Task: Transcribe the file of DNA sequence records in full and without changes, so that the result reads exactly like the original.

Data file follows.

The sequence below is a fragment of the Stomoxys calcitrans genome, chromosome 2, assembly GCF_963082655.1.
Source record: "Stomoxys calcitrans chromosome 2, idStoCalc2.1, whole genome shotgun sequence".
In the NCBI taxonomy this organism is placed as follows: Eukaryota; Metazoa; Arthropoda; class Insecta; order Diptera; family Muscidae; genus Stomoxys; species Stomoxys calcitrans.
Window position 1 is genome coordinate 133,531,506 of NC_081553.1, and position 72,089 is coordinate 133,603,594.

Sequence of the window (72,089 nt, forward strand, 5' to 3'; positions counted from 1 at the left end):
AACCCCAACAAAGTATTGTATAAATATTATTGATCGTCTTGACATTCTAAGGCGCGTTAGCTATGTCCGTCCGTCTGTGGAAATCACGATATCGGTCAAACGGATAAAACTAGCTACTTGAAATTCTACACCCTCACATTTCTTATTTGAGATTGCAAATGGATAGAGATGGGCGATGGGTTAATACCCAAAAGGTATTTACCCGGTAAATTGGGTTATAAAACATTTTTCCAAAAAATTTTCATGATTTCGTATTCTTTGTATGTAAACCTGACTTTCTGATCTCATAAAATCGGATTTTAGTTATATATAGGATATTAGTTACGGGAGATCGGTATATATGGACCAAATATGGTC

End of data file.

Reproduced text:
The sequence below is a fragment of the Stomoxys calcitrans genome, chromosome 2, assembly GCF_963082655.1.
Source record: "Stomoxys calcitrans chromosome 2, idStoCalc2.1, whole genome shotgun sequence".
In the NCBI taxonomy this organism is placed as follows: Eukaryota; Metazoa; Arthropoda; class Insecta; order Diptera; family Muscidae; genus Stomoxys; species Stomoxys calcitrans.
Window position 1 is genome coordinate 133,531,506 of NC_081553.1, and position 72,089 is coordinate 133,603,594.

Sequence of the window (72,089 nt, forward strand, 5' to 3'; positions counted from 1 at the left end):
AACCCCAACAAAGTATTGTATAAATATTATTGATCGTCTTGACATTCTAAGGCGCGTTAGCTATGTCCGTCCGTCTGTGGAAATCACGATATCGGTCAAACGGATAAAACTAGCTACTTGAAATTCTACACCCTCACATTTCTTATTTGAGATTGCAAATGGATAGAGATGGGCGATGGGTTAATACCCAAAAGGTATTTACCCGGTAAATTGGGTTATAAAACATTTTTCCAAAAAATTTTCATGATTTCGTATTCTTTGTATGTAAACCTGACTTTCTGATCTCATAAAATCGGATTTTAGTTATATATAGGATATTAGTTACGGGAGATCGGTATATATGGACCAAATATGGTC